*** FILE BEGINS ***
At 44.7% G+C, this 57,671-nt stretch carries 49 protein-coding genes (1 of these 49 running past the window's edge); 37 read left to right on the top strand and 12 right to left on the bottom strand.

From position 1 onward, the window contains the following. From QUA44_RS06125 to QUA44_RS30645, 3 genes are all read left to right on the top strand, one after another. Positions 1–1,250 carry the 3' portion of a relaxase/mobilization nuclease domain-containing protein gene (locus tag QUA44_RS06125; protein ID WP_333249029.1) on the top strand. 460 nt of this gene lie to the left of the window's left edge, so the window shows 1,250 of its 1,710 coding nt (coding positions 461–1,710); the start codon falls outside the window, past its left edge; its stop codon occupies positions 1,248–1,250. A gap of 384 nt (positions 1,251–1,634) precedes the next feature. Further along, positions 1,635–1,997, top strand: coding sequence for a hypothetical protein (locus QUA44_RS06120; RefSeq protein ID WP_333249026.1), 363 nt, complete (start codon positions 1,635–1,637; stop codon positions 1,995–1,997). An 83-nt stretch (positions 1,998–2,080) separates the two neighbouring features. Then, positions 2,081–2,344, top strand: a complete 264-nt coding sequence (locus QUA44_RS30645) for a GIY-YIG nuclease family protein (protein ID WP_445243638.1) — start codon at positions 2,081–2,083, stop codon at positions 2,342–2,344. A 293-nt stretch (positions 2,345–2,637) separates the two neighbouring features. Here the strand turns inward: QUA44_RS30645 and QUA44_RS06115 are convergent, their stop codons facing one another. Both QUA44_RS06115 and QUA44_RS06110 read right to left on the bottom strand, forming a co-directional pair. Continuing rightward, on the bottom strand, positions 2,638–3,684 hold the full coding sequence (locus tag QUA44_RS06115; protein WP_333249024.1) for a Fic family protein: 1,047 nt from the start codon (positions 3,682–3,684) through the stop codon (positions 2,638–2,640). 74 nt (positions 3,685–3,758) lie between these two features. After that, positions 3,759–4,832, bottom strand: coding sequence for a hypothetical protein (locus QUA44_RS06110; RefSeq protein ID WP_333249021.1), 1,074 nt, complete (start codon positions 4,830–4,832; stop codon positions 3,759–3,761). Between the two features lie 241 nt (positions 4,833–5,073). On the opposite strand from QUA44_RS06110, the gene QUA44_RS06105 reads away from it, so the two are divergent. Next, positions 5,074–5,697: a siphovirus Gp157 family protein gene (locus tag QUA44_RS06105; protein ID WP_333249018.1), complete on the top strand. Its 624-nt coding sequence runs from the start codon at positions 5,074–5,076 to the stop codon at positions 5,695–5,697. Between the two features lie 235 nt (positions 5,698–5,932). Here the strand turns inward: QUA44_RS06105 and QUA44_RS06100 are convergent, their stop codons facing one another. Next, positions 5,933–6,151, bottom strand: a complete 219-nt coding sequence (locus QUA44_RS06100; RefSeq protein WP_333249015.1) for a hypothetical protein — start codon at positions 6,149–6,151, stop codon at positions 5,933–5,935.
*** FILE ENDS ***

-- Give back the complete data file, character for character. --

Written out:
At 44.7% G+C, this 57,671-nt stretch carries 49 protein-coding genes (1 of these 49 running past the window's edge); 37 read left to right on the top strand and 12 right to left on the bottom strand.

From position 1 onward, the window contains the following. From QUA44_RS06125 to QUA44_RS30645, 3 genes are all read left to right on the top strand, one after another. Positions 1–1,250 carry the 3' portion of a relaxase/mobilization nuclease domain-containing protein gene (locus tag QUA44_RS06125; protein ID WP_333249029.1) on the top strand. 460 nt of this gene lie to the left of the window's left edge, so the window shows 1,250 of its 1,710 coding nt (coding positions 461–1,710); the start codon falls outside the window, past its left edge; its stop codon occupies positions 1,248–1,250. A gap of 384 nt (positions 1,251–1,634) precedes the next feature. Further along, positions 1,635–1,997, top strand: coding sequence for a hypothetical protein (locus QUA44_RS06120; RefSeq protein ID WP_333249026.1), 363 nt, complete (start codon positions 1,635–1,637; stop codon positions 1,995–1,997). An 83-nt stretch (positions 1,998–2,080) separates the two neighbouring features. Then, positions 2,081–2,344, top strand: a complete 264-nt coding sequence (locus QUA44_RS30645) for a GIY-YIG nuclease family protein (protein ID WP_445243638.1) — start codon at positions 2,081–2,083, stop codon at positions 2,342–2,344. A 293-nt stretch (positions 2,345–2,637) separates the two neighbouring features. Here the strand turns inward: QUA44_RS30645 and QUA44_RS06115 are convergent, their stop codons facing one another. Both QUA44_RS06115 and QUA44_RS06110 read right to left on the bottom strand, forming a co-directional pair. Continuing rightward, on the bottom strand, positions 2,638–3,684 hold the full coding sequence (locus tag QUA44_RS06115; protein WP_333249024.1) for a Fic family protein: 1,047 nt from the start codon (positions 3,682–3,684) through the stop codon (positions 2,638–2,640). 74 nt (positions 3,685–3,758) lie between these two features. After that, positions 3,759–4,832, bottom strand: coding sequence for a hypothetical protein (locus QUA44_RS06110; RefSeq protein ID WP_333249021.1), 1,074 nt, complete (start codon positions 4,830–4,832; stop codon positions 3,759–3,761). Between the two features lie 241 nt (positions 4,833–5,073). On the opposite strand from QUA44_RS06110, the gene QUA44_RS06105 reads away from it, so the two are divergent. Next, positions 5,074–5,697: a siphovirus Gp157 family protein gene (locus tag QUA44_RS06105; protein ID WP_333249018.1), complete on the top strand. Its 624-nt coding sequence runs from the start codon at positions 5,074–5,076 to the stop codon at positions 5,695–5,697. Between the two features lie 235 nt (positions 5,698–5,932). Here the strand turns inward: QUA44_RS06105 and QUA44_RS06100 are convergent, their stop codons facing one another. Next, positions 5,933–6,151, bottom strand: a complete 219-nt coding sequence (locus QUA44_RS06100; RefSeq protein WP_333249015.1) for a hypothetical protein — start codon at positions 6,149–6,151, stop codon at positions 5,933–5,935.